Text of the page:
Tyndall Glacier, RMNP - September 10, 1995
(During a trip to Rocky Mountain National Park, following a 3-day backpacking trip)

Then on the following day, I wanted to hike up flattop mountain and go to Tyndall Glacier and ascend Hallett Peak. Owen said his legs were too sore and he didn't want to hike uphill. So, we got up at 5:00 and began to watch the weather. It was rainy but looked like it might be clearing. The forecast called for scattered showers. (What's new?)

So, anyway, I decided to go ahead. I was going to climb, Owen was going to hike around the base of the mountain and go to Bear Lake and the other lakes in the area.

Once above tree line, I was struck with how really neat and pretty it is up there. Being used to hiking in a forest, it was a new experience to be able to look around and literally see for miles. Then conditions began to worsen. The clouds rolled in and visibility dropped to about 50 feet. I finally reached the top of Flattop Mountain after 4.4 miles and 3 hours of hiking. The wind was unbelievable! It was blowing so very strong it would almost stop you in your tracks. I huddled down behind a cairn and made a video entry about being atop the continental divide. Then I was just able to make out the trail going toward Tyndall Glacier so I proceeded that direction. I was just about to turn back when I barely saw a sign. I made my way to it and scraped off the rime ice, it read "Tyndall Glacier Steep Snowbank Extremely Dangerous".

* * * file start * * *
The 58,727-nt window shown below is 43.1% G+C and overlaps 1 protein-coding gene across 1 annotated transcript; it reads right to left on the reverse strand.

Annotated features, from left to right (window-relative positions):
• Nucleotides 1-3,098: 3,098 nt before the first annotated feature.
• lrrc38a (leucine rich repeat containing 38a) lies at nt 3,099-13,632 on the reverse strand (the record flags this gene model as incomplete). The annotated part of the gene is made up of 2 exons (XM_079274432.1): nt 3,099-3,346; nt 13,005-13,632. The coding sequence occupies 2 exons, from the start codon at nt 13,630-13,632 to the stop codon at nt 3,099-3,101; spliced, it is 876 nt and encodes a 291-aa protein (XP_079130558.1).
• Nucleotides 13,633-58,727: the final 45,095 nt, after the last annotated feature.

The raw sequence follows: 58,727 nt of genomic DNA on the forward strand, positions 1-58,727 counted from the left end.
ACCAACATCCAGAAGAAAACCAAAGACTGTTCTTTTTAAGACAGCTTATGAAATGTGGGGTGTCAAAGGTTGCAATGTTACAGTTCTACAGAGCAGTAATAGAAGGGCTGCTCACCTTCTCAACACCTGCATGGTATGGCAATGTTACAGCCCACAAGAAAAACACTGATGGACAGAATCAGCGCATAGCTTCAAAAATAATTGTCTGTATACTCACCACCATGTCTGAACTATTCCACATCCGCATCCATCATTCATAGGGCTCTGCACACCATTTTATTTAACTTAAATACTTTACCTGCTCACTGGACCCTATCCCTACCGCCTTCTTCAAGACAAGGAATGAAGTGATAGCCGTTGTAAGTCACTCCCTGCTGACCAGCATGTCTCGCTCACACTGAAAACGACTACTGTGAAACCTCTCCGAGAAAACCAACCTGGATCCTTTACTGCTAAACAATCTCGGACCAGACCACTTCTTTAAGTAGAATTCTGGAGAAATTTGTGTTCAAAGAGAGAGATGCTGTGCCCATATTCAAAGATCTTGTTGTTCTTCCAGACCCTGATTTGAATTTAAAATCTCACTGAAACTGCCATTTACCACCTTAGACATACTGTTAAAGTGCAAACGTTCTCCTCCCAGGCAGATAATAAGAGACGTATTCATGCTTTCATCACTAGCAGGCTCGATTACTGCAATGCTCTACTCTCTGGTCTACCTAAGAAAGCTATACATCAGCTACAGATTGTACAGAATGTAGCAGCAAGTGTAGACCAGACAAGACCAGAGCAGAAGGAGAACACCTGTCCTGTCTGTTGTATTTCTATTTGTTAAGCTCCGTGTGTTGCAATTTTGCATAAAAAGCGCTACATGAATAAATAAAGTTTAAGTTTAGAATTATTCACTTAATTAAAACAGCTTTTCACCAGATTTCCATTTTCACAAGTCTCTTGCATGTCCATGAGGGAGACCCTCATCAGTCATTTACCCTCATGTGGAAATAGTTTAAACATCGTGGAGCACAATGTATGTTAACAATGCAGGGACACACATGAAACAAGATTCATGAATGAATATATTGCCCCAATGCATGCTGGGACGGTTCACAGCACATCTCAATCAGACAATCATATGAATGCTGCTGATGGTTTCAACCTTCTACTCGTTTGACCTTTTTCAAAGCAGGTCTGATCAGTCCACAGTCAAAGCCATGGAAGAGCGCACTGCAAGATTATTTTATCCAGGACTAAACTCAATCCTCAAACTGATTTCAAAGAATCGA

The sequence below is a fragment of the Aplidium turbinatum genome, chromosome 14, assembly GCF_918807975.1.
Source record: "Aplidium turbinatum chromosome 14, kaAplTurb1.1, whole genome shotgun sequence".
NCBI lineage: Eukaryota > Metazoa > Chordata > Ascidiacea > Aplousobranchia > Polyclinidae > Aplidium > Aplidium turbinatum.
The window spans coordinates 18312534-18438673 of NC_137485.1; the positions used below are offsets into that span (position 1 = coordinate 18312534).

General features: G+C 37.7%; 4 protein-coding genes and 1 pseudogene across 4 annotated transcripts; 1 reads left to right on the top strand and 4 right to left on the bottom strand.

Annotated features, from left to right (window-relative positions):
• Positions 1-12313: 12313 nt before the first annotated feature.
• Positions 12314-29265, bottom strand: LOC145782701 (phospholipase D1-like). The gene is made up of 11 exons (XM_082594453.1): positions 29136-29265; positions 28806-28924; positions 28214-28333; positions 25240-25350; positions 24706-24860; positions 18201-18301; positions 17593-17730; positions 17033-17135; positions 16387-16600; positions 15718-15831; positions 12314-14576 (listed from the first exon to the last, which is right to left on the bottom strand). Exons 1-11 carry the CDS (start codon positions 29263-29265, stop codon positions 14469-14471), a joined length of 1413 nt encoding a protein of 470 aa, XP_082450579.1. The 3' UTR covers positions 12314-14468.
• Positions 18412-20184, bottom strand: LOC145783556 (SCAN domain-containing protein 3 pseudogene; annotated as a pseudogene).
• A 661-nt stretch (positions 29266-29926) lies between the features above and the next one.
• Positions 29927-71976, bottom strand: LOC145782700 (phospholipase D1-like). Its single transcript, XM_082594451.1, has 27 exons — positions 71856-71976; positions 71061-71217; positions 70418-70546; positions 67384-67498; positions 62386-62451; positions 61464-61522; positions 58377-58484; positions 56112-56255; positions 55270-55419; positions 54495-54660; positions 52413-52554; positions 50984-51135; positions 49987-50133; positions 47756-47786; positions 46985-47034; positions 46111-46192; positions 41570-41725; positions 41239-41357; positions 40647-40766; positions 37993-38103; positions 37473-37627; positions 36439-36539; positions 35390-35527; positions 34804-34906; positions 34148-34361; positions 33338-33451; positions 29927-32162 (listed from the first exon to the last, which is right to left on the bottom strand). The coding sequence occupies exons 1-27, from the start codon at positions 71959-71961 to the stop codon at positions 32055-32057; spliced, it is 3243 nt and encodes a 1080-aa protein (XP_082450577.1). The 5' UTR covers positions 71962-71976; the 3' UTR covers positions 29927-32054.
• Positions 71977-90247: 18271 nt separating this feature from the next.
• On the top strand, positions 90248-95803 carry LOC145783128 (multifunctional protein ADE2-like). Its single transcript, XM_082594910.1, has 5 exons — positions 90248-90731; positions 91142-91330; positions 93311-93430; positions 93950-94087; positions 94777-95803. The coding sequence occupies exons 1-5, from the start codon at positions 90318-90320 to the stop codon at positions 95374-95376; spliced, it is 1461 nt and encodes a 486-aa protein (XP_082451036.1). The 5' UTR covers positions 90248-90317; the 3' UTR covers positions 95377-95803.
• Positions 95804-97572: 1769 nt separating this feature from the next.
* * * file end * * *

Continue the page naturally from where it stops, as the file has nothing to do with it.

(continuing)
I had found the glacier. I walked over to the ridge and there it was. But, it was so foggy/cloudy that I couldn't see all of it. I made my way down the ridge across the rocks and stepped out on it. That was a neat feeling. It was much nicer below the ridge out of the wind. I stayed there for a while and made some video entries and ate a little lunch. Then I heard it thunder and it began to snow, but not regular snow, snow "pellets" which when driven by the severe wind, kinda hurt when they hit exposed skin. Well, thunder means lightning and a mountaintop is the wrong place to be for that so I headed back. A short time after I got off the top, it cleared to my left, but where I had been was still socked in. I had a pleasant hike back and the weather improved for the rest of the day.

I was gone 7 hours and 45 minutes, an hour and a quarter less than I had told Owen. I was to meet him at 4:00 and got back at 2:45. He too came back early and I didn't have to wait but about 10 minutes. I told him "I felt like I had been to another world". It was so different up there than down where we were.

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